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View Diary: Is the ground--at long last--finally shifting out from under the religious right's feet? (201 comments)

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  •  Churches are people, too, my friend (10+ / 0-)

    The taxation of non-profits is a complex topic.  I can't say if I'm opposed or in favor without knowing the details.  Should we eliminate charitable deductions?  Tax exemptions on church property?  What is profit and what is not for tax purposes?  I'm not disagreeing with you -- all I'm suggesting is that it's not just a simple matter of "tax the churches!"

    Things work out best for those who make the best of the way things work out.

    by winsock on Sat Nov 10, 2012 at 08:30:11 AM PST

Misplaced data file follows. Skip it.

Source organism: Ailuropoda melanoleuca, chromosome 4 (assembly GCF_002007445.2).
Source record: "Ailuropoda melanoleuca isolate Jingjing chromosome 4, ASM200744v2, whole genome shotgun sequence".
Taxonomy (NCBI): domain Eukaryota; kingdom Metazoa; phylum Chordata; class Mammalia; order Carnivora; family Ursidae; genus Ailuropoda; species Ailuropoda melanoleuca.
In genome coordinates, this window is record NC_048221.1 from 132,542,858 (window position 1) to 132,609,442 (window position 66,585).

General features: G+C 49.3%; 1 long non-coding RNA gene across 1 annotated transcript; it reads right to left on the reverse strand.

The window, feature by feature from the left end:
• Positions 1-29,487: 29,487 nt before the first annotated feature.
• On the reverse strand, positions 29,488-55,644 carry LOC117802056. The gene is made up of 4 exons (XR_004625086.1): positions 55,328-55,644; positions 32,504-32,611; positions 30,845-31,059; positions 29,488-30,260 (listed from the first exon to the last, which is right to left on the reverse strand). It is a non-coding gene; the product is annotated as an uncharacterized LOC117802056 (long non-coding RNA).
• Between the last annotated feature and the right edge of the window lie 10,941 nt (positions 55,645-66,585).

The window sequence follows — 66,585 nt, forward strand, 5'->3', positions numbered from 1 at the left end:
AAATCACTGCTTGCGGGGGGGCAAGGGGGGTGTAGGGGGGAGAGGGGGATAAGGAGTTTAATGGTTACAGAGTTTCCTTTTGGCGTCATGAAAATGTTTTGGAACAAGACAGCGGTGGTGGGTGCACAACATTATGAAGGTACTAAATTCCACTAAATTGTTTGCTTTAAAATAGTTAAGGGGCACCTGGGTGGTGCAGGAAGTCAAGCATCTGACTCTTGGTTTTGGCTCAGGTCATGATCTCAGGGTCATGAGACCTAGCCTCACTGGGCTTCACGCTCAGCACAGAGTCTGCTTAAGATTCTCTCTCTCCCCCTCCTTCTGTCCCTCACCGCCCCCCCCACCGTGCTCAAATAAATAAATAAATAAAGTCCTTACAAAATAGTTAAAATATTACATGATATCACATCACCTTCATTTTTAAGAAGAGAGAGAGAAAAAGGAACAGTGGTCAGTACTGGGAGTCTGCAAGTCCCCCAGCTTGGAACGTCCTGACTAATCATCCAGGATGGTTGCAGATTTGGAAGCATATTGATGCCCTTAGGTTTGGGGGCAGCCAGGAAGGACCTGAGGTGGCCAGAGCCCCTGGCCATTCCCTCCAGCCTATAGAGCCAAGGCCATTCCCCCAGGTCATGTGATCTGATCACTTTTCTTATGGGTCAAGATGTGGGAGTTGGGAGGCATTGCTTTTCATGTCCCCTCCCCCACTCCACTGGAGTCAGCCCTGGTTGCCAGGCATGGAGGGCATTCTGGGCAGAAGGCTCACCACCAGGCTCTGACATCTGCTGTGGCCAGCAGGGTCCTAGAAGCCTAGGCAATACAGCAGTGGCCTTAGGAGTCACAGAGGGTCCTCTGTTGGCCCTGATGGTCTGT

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      •  Indeed (3+ / 0-)

        we do, as well as we tax the incomes of clergy and church employees.  But there is a huge amount of lost tax revenue due to church property tax exemptions.

        Things work out best for those who make the best of the way things work out.

        by winsock on Sat Nov 10, 2012 at 09:35:39 AM PST

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        •  Indeed we tax the clergy! (6+ / 0-)

          In fact, despite the fact that clergy are hired/contracted/called/posted by congregations/hospitals/senior centers/the military etc. BY LAW they are all, always considered "self-employed."
          BY LAW clergy not ONLY are required to pay the employEE FICA contribution (that most people see on their paychecks) but ALSO the employER FICA matching contribution (that most people who are NOT self-employed never see/think about/do not know.)

          Been there, done that for 22 years.